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Protection from the Storm: Are You at Risk?

By: Kurt W. Melchior
06/24/08

The recent wildfires in Northern California and elsewhere provide a timely reminder that you should evaluate your property insurance—particularly your homeowner's policy, including policy provisions and limits—each year. It seems the media tell the same story after every disaster: that most homeowner policies do not fully cover the costs of rebuilding. A recent Court of Appeal decision involving a homeowner policy underscores this point. It must be noted, however, that these issues are not unique to homeowner insurance but can and do apply more broadly to all property insurance.

There are several reasons why your policy may not fully cover rebuilding costs. Many policies are not "guaranteed replacement" policies. Some have overall limits that have not kept place with ever-increasing costs of construction. Still others lack "building code upgrade" endorsements. Homeowners are often surprised to learn that property policies (even those with "guaranteed replacement" provisions) only cover the cost of rebuilding structures as they existed, which creates a problem in those controlling jurisdictions that do not permit rebuilding older structures as they existed. Consulting with builders in your local area about the likely cost of mandatory building code upgrades, some of which are designed to provide better fire safety in state-designated fire hazard areas, can help you avoid this particular pitfall.

Homeowners need to periodically re-examine their policy limits to make sure their properties are adequately insured. The law generally does not require agents and insurers to undertake that task unless they are specifically asked to do so. It is up to you to make sure your insurance agent or broker understands the value and extent of the coverage you're seeking. You should not only insist on the extent of coverage you want, but should also read the binder and the policy to be certain you actually get what you're seeking. A recent Court of Appeal decision that places the responsibility for obtaining adequate insurance squarely on homeowners underscores this point.

In Everett v. State Farm General Insurance Company, the Court of Appeal rejected a policyholder's argument that her "replacement cost" policy required State Farm to cover the entire cost of rebuilding her destroyed home. The initial policy, purchased in 1991 and renewed annually, was a "guaranteed replacement cost coverage" policy that promised to pay the full amount of repairing a damaged or destroyed dwelling with "like or equivalent construction" and without regard to policy limits. But State Farm discontinued that coverage in 1997. Its renewal notice that year and thereafter explained that "guaranteed replacement" coverage was no longer available and that homeowners were themselves responsible for obtaining sufficient insurance to cover the increasing value of their homes. Everett accepted and annually renewed the more restrictive policy, which was in effect when a wildfire destroyed her home. She sued State Farm and her broker for breach of contract, bad faith, and fraud.

The trial court granted summary judgment for the insurer and the Court of Appeal affirmed, holding that the policy was not ambiguous but instead clearly stated that any "replacement" would be subject to the limits stated on the declarations page. The Court further held that the insurer had given adequate notice that it was the policyholder's responsibility to obtain sufficient coverage and that the insurer had no duty to adjust the policy limits to keep pace with inflation.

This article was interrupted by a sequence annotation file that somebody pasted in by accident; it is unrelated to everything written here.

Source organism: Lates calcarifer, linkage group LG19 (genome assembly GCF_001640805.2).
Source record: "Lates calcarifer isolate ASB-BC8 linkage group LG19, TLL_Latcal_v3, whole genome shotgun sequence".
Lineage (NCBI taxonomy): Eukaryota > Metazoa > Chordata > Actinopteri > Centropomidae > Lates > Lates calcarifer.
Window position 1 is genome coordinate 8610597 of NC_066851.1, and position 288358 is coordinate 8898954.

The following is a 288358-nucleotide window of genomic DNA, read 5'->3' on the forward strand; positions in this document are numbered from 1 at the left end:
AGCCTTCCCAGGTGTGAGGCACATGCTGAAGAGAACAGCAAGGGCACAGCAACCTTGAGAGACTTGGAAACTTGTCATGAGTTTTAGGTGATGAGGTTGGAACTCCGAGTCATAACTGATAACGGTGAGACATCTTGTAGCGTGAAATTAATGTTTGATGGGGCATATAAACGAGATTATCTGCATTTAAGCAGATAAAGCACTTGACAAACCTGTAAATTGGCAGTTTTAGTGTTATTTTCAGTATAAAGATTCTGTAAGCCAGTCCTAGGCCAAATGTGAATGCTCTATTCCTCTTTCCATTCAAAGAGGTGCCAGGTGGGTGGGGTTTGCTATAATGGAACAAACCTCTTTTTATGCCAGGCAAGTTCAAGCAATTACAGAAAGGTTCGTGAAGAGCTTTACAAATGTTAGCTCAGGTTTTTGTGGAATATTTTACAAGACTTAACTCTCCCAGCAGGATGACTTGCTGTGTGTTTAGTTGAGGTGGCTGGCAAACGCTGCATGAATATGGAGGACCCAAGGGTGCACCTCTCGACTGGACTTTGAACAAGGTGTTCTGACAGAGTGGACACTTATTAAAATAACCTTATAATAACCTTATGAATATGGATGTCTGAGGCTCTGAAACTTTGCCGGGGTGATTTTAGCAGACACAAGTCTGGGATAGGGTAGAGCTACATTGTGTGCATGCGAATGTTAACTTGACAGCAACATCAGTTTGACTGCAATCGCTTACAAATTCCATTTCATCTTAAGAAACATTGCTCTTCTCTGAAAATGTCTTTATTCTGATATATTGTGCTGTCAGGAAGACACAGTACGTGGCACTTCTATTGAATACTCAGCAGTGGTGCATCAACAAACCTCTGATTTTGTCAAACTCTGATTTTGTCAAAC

You may be thinking that because insurance companies and their agents want to sell as much insurance as they possibly can, the inadequate coverage problems we have described are uncommon. But this is simply not the case. For whatever reason, many agents and insurers sell policies that are insufficient to rebuild a destroyed structure. The small premium savings may help the insurer and the agent compete for business, but the inadequate insurance leaves the policyholder holding the bag when a major loss occurs.

This is the first in a series of occasional reports about general principles relating to buying, owning, and dealing with insurance policies.

Kurt W. Melchior is a litigation partner with Nossaman in San Francisco, where he chairs the Firm's insurance coverage practice group. He has over 50 years' experience litigating complex commercial matters, including class actions, antitrust, insurance coverage, health care, and professional responsibility cases. He can be reached at (415) 438-7279 or kmelchior@nossaman.com.

Thomas D. Long is a litigation partner with Nossaman in Los Angeles who focuses his practice on complex commercial disputes. He counsels private businesses and public entities on insurance issues and also represents them in coverage litigation under all types of insurance policies, including commercial general liability, property, employment practices liability, directors' and officers' and professional liability policies. He can be reached at (213) 612-7871 or tlong@nossaman.com.

Deborah E. Beck is a senior litigation associate with Nossaman in San Francisco who focuses her practice on appellate, environmental, and insurance coverage issues. She counsels private businesses and public entities on insurance issues and also represents them in complex coverage litigation under all types of insurance policies, including commercial general liability, property, employment practices liability, directors' and officers' and professional liability policies. She can be reached at (415) 438-7254 or dbeck@nossaman.com.

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